About nine years back, a small, little film called ‘Slumdog Millionaire’ came from nowhere and walked away with the Academy Award for Best Picture and seven other Oscars. In hindsight, the wins don’t seem to be justified (we listed it as one of the worst Best Picture winners). I think, it hugely benefitted from the fact that western audiences hadn’t seen anything like it before (my advise to them: start watching Bollywood films). Don’t get me wrong here. ‘Slumdog Millionaire’ is a good film; but certainly it is not good enough to deserve eight Academy Awards. With that in mind, let’s move to ‘Lion’. There are many similarities that ‘Slumdog Millionaire’ and ‘Lion’ share. Both have a central Indian character that you root for. Both deal with one or more children living in the poorest parts of India. Both have uplifting stories that touches emotional chords. But the biggest similarity is actually the treatment of the story — even though the stories themselves are vastly different. Not that ‘Lion’ is ‘Slumdog Millionaire’ part-2 but while watching it you can’t help but notice the way Garth Davis, the director, seems to be clearly inspired by the 2008 film. The one big difference between the two films, though, is that ‘Lion’ is based on a true story while ‘Slumdog Millionaire’ is not (it is based on a book).
Having said all of that, ‘Lion’ does have a more touching ending than ‘Slumdog Millionaire’. Though, technically, latter is a much superior film. ‘Lion’ is the story of Saroo. As a five-year-old kid he gets lost on a train which takes him thousands of kilometers across India, away from home and family. Against all odds — that includes pedophiles and child smugglers — Saroo survives alone in Kolkata, before ultimately being adopted by an Australian couple. Twenty-five years later, armed with only a handful of memories, his unwavering determination, and a revolutionary technology known as Google Earth, he sets out to find his lost family.
‘Lion’ starts off well. In fact, the first half of the film is much more exciting and gripping than the second. Sunny Pawar who plays the five year old Saroo is phenomenal in the film. He single-handedly carries the first half of the film on his tiny shoulders. You remain deeply invested in Saroo’s fate as he stumbles from one danger to another. But then, as soon as the film’s focus shifts to the grown up Saroo in Australia you don’t care for him as much as you did when he was a kid. There’s a flashback scene in the second half of the film where we get to see the five year old Saroo running in the mud and the rain when suddenly out of nowhere a motorcycle nearly hits him. The whole theater went into a collective gasp as that happened. The reaction to this one single scene alone is enough to prove that film — especially, the young Saroo — will hit the right notes with the “western audiences”.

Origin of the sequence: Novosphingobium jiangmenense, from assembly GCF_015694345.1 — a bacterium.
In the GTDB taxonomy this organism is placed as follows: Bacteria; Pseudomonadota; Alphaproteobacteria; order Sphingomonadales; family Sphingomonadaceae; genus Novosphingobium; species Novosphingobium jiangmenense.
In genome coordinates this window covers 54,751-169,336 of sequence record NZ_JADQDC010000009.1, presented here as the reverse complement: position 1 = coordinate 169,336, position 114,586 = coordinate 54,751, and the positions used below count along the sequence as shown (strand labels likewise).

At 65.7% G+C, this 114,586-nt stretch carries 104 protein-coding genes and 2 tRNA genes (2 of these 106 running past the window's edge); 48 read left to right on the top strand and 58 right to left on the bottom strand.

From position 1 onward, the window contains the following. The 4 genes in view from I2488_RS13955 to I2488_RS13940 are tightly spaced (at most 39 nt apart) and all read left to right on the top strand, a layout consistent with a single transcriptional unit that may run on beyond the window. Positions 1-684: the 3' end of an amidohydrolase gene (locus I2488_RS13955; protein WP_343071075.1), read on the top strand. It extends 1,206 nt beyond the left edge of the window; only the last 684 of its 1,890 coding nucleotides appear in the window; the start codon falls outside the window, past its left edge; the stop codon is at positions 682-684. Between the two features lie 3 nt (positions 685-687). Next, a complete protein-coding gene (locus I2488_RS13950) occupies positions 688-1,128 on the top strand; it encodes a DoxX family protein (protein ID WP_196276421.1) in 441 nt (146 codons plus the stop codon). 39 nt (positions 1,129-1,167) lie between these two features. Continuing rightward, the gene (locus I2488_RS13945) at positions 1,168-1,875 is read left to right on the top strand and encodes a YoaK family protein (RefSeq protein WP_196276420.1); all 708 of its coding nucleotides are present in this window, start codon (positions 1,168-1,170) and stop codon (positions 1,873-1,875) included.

There’s a reason I mentioned western audiences in double quotes. I don’t think the film will work equally well for people living in the less privileged parts of the globe like India, where majority of the story is based, for the simple reason that as inspiringly touching Saroo’s story is, people in these regions are already familiar with such stories. The reasons ‘Slumdog Millionaire’ did wonders in the west are exactly why ‘Lion’ will also do well: both present poverty as a spectacle. I’m not saying westerners enjoy watching poverty, but by sympathizing with the poverty-ridden characters in the film they psychologically feel good about themselves.
All my criticism aside, ‘Lion’ has some good aspects to it like, as I already mentioned, the powerhouse performance of Sunny Pawar. Then, the parts shot in India are really well done — even though, clearly the focus of both the director and cinematographer was on the downtrodden parts of India. The ending of the film has real life footage of Saroo and his mother meeting after 25 years. I must say that’s a masterstroke from the filmmakers. If the ending of the film doesn’t get you, the real life footage surely will.